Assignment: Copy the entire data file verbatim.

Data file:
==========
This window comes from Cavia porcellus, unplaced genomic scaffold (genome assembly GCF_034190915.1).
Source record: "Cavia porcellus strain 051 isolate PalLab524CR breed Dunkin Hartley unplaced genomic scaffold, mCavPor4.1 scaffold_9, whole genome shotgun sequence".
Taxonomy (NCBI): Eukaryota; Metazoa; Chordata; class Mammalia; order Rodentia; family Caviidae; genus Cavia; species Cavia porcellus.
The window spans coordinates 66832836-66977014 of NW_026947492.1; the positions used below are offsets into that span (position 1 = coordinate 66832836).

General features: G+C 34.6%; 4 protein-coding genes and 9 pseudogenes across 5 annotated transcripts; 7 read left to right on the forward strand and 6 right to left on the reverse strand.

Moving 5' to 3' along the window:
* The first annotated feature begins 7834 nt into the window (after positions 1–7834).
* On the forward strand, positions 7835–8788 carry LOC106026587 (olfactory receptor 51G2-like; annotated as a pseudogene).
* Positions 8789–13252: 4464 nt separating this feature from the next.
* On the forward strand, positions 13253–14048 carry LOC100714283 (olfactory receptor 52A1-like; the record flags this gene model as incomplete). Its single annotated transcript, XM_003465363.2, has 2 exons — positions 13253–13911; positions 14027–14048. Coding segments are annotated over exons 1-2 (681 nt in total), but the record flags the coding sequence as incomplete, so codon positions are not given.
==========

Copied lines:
This window comes from Cavia porcellus, unplaced genomic scaffold (genome assembly GCF_034190915.1).
Source record: "Cavia porcellus strain 051 isolate PalLab524CR breed Dunkin Hartley unplaced genomic scaffold, mCavPor4.1 scaffold_9, whole genome shotgun sequence".
Taxonomy (NCBI): Eukaryota; Metazoa; Chordata; class Mammalia; order Rodentia; family Caviidae; genus Cavia; species Cavia porcellus.
The window spans coordinates 66832836-66977014 of NW_026947492.1; the positions used below are offsets into that span (position 1 = coordinate 66832836).

General features: G+C 34.6%; 4 protein-coding genes and 9 pseudogenes across 5 annotated transcripts; 7 read left to right on the forward strand and 6 right to left on the reverse strand.

Moving 5' to 3' along the window:
* The first annotated feature begins 7834 nt into the window (after positions 1–7834).
* On the forward strand, positions 7835–8788 carry LOC106026587 (olfactory receptor 51G2-like; annotated as a pseudogene).
* Positions 8789–13252: 4464 nt separating this feature from the next.
* On the forward strand, positions 13253–14048 carry LOC100714283 (olfactory receptor 52A1-like; the record flags this gene model as incomplete). Its single annotated transcript, XM_003465363.2, has 2 exons — positions 13253–13911; positions 14027–14048. Coding segments are annotated over exons 1-2 (681 nt in total), but the record flags the coding sequence as incomplete, so codon positions are not given.